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Washington had already pre-positioned 100 U.S. soldiers and Marines closer to Matthew’s projected path. This group flew a small number of helicopters from Soto Cano Air Base in Honduras more than 500 miles northeast to Grand Cayman.
U.S. Army aviators brought along one UH-60 Black Hawk helicopter and one CH-47 Chinook from Joint Task Force-Bravo. Formed from existing forces in 1984, the unit spent the final years of the Cold War aiding U.S.-affiliated regimes fighting communist insurgencies. After the fall of the Soviet Union, the group found itself increasingly helping out after hurricanes, earthquakes and volcanic eruptions.
On top of that, a separate U.S. Marine Corps unit at the Honduran base sent two CH-53E Super Stallions. The leathernecks set up this task force in 2015 to be on call after natural disasters.
Between Oct. 5 and 7, Army Chinooks and Marine Super Stallions delivered more than 10,000 pounds of clean water, food and other aid across Haiti, according to an official briefing.
The choppers shuttled American officials from the U.S. Agency for International Development, aid workers and reporters from the Associated Press and CNN to assess the damage and meet with local groups working on the ground, another daily report explained.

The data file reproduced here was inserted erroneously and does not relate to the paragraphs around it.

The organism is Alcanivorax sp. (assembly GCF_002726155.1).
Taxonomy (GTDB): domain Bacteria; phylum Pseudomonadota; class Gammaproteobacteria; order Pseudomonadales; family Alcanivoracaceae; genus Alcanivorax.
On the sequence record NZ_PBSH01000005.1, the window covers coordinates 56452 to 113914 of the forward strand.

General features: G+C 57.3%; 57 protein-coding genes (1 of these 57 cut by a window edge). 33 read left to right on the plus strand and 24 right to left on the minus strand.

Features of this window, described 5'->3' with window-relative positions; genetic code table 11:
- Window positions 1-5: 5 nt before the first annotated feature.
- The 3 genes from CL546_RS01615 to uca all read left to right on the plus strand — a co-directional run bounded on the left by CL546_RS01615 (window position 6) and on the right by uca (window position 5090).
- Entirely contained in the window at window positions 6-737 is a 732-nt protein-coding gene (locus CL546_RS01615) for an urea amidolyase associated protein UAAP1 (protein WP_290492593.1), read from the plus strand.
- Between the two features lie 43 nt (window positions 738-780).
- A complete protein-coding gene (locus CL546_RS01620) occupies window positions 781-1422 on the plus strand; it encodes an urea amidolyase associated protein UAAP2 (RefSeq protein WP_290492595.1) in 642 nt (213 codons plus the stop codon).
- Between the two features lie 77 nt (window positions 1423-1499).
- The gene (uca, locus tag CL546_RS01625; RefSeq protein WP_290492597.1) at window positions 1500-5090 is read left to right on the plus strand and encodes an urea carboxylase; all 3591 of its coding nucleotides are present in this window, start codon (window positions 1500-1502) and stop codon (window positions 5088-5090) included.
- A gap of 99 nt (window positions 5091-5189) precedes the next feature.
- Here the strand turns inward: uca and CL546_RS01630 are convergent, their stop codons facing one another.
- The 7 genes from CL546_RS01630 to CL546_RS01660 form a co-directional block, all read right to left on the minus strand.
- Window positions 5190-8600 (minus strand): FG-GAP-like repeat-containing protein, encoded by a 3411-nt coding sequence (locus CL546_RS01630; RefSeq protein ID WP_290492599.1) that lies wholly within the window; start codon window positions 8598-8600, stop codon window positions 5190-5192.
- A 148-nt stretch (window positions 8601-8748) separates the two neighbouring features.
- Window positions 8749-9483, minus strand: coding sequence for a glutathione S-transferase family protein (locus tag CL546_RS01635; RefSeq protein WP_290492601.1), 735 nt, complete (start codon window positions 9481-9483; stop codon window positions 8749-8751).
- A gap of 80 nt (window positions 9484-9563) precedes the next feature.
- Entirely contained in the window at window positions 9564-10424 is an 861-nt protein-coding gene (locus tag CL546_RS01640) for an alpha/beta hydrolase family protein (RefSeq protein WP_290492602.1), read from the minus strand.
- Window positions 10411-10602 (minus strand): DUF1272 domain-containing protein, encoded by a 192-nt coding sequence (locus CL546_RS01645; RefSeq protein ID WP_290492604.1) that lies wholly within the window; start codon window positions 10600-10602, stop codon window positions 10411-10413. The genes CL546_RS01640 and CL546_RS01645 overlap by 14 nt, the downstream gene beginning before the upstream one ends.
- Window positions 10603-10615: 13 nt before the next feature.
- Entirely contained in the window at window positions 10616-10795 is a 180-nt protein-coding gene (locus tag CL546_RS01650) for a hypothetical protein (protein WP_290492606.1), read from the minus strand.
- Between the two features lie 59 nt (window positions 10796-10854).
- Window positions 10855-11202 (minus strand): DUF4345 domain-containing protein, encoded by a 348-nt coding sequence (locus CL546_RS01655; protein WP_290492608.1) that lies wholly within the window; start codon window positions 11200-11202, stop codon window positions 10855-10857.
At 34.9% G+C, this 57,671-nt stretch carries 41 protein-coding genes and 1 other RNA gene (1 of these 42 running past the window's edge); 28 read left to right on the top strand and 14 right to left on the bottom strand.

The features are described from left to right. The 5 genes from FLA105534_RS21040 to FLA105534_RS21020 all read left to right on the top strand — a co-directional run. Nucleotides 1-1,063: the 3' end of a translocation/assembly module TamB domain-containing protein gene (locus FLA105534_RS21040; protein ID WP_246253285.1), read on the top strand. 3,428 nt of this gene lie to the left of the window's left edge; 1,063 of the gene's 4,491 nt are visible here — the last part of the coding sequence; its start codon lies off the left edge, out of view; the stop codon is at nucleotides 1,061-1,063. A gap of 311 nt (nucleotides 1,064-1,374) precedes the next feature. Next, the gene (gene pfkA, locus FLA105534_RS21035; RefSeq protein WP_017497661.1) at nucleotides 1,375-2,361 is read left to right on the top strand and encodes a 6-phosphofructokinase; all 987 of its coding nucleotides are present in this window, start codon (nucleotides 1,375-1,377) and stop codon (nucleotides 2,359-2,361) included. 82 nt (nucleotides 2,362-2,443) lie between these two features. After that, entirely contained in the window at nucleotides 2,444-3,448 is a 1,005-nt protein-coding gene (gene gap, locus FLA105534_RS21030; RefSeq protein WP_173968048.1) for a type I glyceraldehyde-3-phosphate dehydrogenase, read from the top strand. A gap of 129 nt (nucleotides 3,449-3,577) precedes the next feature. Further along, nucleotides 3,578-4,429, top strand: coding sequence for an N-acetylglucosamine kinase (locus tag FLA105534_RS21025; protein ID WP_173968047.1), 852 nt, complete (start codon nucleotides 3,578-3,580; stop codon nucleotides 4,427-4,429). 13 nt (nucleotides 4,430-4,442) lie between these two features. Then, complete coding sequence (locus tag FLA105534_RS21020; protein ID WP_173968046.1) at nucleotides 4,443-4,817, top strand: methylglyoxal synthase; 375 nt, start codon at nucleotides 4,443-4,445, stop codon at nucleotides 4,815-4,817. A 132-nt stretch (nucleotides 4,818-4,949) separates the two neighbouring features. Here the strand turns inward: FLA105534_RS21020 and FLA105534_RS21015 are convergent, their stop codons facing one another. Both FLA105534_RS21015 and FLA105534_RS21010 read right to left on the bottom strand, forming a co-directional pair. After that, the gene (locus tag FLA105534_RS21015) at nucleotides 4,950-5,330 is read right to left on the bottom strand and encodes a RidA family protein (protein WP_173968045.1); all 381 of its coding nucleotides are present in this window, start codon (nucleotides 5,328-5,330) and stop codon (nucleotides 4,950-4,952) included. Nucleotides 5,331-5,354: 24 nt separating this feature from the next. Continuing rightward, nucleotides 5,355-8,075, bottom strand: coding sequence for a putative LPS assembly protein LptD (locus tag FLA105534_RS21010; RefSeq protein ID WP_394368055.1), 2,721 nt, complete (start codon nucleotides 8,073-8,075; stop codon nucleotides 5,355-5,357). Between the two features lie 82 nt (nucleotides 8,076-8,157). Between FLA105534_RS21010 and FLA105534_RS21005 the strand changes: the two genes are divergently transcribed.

Haiti’s small and often densely packed cities makes delivering aid from the air quite risky. After the catastrophic 7.0 magnitude earthquake in 2010, the Pentagon attempted to airdrop food and water, but largely ruled out such missions as too dangerous.
“The critical concern was that the airdrop deliveries could inflict damage — injuries or fatalities — on the Haitians or local structures,” Air Force historians later wrote. “When all was said and done, only four aerial delivery missions took place.”
After Hurricane Matthew, U.S. Air Force C-130 and C-17 cargo planes instead descended on Toussaint L’Ouverture International Airport in Port-au-Prince, unloading equipment and aid for delivery elsewhere. By Oct. 8, a second wave of Army and Marines helicopters were flying missions alongside the initial American troops.
U.S. Navy and Coast Guard aircraft traveling from Guantanamo Bay and Florida flew overhead and snapped pictures. The sailing branch sent one of its still relatively new P-8 Poseidon patrol planes to join the surveillance missions.
Along with on-the-ground surveys, the overflights discovered that out of 15 hospitals, eight were intact, but only one was functional. Another five were simply “unreachable,” while aid workers had evacuated the last site.
One of the most important jobs after a disaster is getting medical facilities up and running. Following Matthew, the United Nations and international aid groups reported a surge in cases of cholera — which can be lethal without proper treatment — in Haiti.
“These are areas where basic water and sanitation were already insufficient, and health care provision was often weak and under-funded,” Médecins Sans Frontières noted in an Oct. 12 press release. “In Port-à-Piment, in the South department, an MSF team treated 87 cholera … many of them coming from Chardonnière and from Port-à-Piment.”